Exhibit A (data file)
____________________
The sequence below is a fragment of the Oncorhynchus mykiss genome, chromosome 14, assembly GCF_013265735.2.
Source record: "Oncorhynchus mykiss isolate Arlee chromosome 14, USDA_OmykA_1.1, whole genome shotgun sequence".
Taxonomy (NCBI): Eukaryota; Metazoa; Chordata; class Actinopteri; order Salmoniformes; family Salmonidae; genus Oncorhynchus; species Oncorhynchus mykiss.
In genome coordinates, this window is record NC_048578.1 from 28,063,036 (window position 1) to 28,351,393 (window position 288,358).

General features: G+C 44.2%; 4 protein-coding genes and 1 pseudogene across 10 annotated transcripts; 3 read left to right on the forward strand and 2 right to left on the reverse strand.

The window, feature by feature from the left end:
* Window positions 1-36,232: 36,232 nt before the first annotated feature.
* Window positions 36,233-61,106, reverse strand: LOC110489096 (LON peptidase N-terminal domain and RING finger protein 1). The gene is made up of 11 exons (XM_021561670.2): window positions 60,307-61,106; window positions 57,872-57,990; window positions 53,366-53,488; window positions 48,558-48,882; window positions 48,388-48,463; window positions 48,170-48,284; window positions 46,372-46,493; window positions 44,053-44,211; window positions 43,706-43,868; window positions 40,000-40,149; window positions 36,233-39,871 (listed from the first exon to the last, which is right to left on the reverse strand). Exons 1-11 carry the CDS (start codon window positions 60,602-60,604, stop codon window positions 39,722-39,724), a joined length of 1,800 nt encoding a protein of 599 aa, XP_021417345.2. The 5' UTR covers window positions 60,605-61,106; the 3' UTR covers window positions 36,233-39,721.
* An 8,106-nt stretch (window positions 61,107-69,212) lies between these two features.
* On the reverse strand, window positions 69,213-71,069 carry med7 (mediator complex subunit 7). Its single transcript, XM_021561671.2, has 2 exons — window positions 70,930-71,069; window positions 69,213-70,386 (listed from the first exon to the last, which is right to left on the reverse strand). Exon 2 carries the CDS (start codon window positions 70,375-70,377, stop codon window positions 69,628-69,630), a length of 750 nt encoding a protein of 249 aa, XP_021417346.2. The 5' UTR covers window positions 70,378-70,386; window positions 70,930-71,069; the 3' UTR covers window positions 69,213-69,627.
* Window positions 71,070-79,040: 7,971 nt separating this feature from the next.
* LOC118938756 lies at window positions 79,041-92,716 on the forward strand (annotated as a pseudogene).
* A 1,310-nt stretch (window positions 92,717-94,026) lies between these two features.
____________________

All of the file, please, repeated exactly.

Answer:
The sequence below is a fragment of the Oncorhynchus mykiss genome, chromosome 14, assembly GCF_013265735.2.
Source record: "Oncorhynchus mykiss isolate Arlee chromosome 14, USDA_OmykA_1.1, whole genome shotgun sequence".
Taxonomy (NCBI): Eukaryota; Metazoa; Chordata; class Actinopteri; order Salmoniformes; family Salmonidae; genus Oncorhynchus; species Oncorhynchus mykiss.
In genome coordinates, this window is record NC_048578.1 from 28,063,036 (window position 1) to 28,351,393 (window position 288,358).

General features: G+C 44.2%; 4 protein-coding genes and 1 pseudogene across 10 annotated transcripts; 3 read left to right on the forward strand and 2 right to left on the reverse strand.

The window, feature by feature from the left end:
* Window positions 1-36,232: 36,232 nt before the first annotated feature.
* Window positions 36,233-61,106, reverse strand: LOC110489096 (LON peptidase N-terminal domain and RING finger protein 1). The gene is made up of 11 exons (XM_021561670.2): window positions 60,307-61,106; window positions 57,872-57,990; window positions 53,366-53,488; window positions 48,558-48,882; window positions 48,388-48,463; window positions 48,170-48,284; window positions 46,372-46,493; window positions 44,053-44,211; window positions 43,706-43,868; window positions 40,000-40,149; window positions 36,233-39,871 (listed from the first exon to the last, which is right to left on the reverse strand). Exons 1-11 carry the CDS (start codon window positions 60,602-60,604, stop codon window positions 39,722-39,724), a joined length of 1,800 nt encoding a protein of 599 aa, XP_021417345.2. The 5' UTR covers window positions 60,605-61,106; the 3' UTR covers window positions 36,233-39,721.
* An 8,106-nt stretch (window positions 61,107-69,212) lies between these two features.
* On the reverse strand, window positions 69,213-71,069 carry med7 (mediator complex subunit 7). Its single transcript, XM_021561671.2, has 2 exons — window positions 70,930-71,069; window positions 69,213-70,386 (listed from the first exon to the last, which is right to left on the reverse strand). Exon 2 carries the CDS (start codon window positions 70,375-70,377, stop codon window positions 69,628-69,630), a length of 750 nt encoding a protein of 249 aa, XP_021417346.2. The 5' UTR covers window positions 70,378-70,386; window positions 70,930-71,069; the 3' UTR covers window positions 69,213-69,627.
* Window positions 71,070-79,040: 7,971 nt separating this feature from the next.
* LOC118938756 lies at window positions 79,041-92,716 on the forward strand (annotated as a pseudogene).
* A 1,310-nt stretch (window positions 92,717-94,026) lies between these two features.